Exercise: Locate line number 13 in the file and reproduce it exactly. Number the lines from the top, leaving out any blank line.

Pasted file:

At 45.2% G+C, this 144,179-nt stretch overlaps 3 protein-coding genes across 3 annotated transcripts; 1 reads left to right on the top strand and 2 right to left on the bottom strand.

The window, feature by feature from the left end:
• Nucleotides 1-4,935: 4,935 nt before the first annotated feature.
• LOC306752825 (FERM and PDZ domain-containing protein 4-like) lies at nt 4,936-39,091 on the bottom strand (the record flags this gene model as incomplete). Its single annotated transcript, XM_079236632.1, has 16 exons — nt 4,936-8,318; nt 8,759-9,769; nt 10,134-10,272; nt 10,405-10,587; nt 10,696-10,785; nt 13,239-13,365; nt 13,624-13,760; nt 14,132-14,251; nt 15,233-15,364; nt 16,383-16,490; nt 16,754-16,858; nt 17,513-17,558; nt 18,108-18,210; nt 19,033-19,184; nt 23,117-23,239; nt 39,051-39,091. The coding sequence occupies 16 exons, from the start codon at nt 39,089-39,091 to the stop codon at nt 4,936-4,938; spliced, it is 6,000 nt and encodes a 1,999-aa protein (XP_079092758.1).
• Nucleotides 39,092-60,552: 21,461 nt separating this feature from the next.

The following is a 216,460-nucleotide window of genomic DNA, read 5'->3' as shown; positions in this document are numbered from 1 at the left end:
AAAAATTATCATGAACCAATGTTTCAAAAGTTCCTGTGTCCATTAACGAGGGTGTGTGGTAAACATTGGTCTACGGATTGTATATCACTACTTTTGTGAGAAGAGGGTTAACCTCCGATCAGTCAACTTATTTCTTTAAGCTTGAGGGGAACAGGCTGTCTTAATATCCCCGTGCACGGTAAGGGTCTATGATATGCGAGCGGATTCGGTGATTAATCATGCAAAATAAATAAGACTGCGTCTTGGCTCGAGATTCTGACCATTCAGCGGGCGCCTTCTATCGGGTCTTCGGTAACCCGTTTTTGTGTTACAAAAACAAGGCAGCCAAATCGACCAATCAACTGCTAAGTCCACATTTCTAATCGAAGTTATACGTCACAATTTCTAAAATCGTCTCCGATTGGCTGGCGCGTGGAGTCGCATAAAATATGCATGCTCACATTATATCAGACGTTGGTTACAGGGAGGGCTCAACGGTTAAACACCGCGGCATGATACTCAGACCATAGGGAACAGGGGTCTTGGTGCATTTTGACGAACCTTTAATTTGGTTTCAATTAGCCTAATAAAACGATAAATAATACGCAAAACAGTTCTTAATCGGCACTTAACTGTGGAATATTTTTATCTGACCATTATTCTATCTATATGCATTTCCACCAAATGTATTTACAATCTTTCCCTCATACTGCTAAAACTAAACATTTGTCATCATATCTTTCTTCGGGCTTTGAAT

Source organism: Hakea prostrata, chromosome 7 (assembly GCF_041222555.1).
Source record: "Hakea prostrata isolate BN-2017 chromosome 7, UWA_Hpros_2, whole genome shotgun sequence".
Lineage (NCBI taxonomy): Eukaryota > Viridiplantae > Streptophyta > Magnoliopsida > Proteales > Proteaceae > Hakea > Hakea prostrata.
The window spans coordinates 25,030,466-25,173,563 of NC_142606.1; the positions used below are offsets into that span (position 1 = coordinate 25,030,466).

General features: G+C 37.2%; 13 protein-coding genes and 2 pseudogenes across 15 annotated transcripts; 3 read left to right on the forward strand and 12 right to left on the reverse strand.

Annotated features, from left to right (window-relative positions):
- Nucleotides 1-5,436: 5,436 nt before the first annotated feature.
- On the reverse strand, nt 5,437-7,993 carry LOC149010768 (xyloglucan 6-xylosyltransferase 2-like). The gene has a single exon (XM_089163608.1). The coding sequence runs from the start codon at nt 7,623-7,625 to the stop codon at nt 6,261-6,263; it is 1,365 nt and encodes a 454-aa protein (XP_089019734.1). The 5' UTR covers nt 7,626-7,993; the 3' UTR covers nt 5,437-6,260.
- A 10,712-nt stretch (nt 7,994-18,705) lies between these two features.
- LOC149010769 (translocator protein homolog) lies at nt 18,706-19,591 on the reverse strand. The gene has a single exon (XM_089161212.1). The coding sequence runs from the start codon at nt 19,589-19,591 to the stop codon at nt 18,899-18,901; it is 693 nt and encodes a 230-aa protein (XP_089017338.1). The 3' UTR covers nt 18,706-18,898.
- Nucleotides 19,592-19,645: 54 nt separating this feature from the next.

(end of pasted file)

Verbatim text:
Annotated features, from left to right (window-relative positions):